Dollhouses and Doors

Monday Morning Musings:

“We do on stage things that supposed to happen off. Which is a kind of integrity, if you look on every exit as being an entrance somewhere else.”

–Tom Stoppard, Rosencrantz and Guildenstern are Dead

 “The Heart

has many Doors.”

–Emily Dickinson

Full poem here.

“our home has been nothing but a playroom. I have been your doll-wife, just as at home I was father’s doll-child; and her the children have been my dolls.”

–Henrik Ibsen, A Doll’s House

 

 

The heart I’m told has four chambers,

but every chamber must have a door

and so,

blood flows,

love comes, it goes,

the doors of the heart beat open, then close. . .

 

We go to the theater,

drink coffee before closed doors–

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they soon open,

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A Doll’s House, Arden Theatre, Philadelphia

taking us to a nineteenth-century

that seems contemporary–

how shocking the play must have been then,

it’s hints of sexuality, as well as the dissolution of a marriage.

We are caught up in others’ lives,

the doorbell rings,

people enter and exit,

the audience gasps at Torvald’s remarks,

feels Nora’s awakening

pauses, then exhales

with “the door slam heard round the world.”

We applaud, then exit, too,

down the stairs

and out into the cold.

Winter folds its icy heart around the city.

 

We walk and talk

past the ghosts of Christ Church

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through another door

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to drink more coffee.

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I think of doll houses and dolls. . .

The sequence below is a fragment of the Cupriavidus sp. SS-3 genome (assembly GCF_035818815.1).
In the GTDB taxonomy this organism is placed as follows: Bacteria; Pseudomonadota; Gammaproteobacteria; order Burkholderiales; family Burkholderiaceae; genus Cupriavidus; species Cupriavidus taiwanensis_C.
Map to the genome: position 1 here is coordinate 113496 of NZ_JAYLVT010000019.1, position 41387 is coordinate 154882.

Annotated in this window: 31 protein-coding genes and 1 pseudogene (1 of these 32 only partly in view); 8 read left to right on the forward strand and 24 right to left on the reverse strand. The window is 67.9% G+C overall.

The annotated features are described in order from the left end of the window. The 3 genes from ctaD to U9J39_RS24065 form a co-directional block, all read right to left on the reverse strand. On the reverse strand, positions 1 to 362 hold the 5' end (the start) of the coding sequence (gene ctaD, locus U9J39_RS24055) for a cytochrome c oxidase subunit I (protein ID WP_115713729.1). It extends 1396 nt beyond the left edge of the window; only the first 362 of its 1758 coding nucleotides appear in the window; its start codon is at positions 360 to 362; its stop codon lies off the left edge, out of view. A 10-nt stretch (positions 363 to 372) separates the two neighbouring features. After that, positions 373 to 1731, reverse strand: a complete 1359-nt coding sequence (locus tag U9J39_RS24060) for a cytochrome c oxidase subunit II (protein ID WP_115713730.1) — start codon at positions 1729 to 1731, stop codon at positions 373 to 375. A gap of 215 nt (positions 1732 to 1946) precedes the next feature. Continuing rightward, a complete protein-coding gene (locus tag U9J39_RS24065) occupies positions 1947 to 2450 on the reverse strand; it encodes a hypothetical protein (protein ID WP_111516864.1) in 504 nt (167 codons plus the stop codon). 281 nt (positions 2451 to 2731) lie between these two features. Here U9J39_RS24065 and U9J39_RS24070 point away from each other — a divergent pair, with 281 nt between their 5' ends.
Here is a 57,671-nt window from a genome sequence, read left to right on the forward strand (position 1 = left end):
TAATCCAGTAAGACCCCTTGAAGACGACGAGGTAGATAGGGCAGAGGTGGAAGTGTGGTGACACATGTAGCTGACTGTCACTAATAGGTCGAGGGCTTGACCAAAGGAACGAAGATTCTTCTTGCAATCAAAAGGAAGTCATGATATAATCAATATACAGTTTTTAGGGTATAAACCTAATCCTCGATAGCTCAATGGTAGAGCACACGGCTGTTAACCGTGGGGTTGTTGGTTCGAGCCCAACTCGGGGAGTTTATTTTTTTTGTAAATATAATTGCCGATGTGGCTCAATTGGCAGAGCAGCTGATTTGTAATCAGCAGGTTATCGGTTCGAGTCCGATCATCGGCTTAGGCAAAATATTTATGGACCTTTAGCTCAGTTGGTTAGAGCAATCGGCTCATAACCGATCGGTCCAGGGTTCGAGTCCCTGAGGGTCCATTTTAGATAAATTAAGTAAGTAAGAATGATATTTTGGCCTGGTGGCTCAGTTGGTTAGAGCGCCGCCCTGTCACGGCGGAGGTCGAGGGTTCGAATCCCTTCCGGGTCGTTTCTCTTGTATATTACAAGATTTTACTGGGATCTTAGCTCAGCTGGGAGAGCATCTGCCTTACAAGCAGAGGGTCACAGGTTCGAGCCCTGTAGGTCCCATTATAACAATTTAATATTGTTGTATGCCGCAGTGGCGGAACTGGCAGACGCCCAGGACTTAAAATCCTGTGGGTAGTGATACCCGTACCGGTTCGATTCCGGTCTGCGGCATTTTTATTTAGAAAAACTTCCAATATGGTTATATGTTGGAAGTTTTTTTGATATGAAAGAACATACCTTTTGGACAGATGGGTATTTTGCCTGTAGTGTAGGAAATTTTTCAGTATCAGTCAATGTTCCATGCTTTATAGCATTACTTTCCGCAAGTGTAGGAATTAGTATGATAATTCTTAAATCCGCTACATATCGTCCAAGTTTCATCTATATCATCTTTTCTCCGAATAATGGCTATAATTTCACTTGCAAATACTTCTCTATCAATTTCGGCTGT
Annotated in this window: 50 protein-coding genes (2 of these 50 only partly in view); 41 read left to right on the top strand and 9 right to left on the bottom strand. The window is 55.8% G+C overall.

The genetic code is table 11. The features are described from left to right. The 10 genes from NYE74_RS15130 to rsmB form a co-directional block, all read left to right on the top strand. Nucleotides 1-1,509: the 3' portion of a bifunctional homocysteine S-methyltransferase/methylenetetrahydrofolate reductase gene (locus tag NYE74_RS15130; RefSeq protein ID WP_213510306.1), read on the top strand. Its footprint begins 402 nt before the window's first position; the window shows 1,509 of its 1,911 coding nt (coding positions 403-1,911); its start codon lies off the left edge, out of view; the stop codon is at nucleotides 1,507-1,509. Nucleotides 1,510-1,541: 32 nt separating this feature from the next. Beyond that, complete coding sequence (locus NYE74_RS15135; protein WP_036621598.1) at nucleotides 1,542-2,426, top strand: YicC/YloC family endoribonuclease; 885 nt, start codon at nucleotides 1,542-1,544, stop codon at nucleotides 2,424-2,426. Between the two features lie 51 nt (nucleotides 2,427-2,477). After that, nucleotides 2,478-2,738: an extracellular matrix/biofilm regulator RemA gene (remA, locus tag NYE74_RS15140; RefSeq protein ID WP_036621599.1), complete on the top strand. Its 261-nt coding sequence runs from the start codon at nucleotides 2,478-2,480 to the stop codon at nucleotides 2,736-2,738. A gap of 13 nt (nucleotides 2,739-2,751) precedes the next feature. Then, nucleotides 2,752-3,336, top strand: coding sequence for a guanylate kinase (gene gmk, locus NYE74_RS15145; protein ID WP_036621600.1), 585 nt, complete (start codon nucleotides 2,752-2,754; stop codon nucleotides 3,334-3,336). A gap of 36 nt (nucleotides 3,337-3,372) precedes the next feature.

Our daughters used to play with dolls and doll houses,

tip-tapping the small figures round tiny chairs and tables

and in and out of rooms

without real doors to open or shut–

but who’s to say it wasn’t real,

a man-doll named John,

a piece of a wooden chair named Pumpernickel,

(we never knew why)

the mini American Girl dolls

they were all real,

weren’t they? At least for a time?

A door opened, unfastened hearts and minds,

as I remember . . .

 

a doll has no heart,

except for that which is given by love,

or perhaps they create their own hearts

and perhaps they make ours grow

as they enter our lives and exit,

leaving the door ajar for others find their way in.

 

We open doors,

we close doors

sometimes we perch upon them

never noticing how precarious it can be,

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life, opening and closing–

sometimes we carry our hearts right through a doorway,

and keep on going.

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I’m told that people can die from broken hearts,

like Debbie Reynolds after Carrie Fisher died,

the heart no longer beats,

the four chambers, silent.

The doors of the heart open and close—

until they open and close no more—

Exits and entrances.

Another dollhouse.

Another doll.

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There was also this.

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For those outside of the U.S., yesterday was Super Bowl Sunday. My local team, the Philadelphia Eagles won. It was a big deal, and even family members and friends who are not particular sports fans were excited. I made my husband goodies to eat, and sat with him for about half an hour, but I then went upstairs to watch other shows and read.

 

 

 

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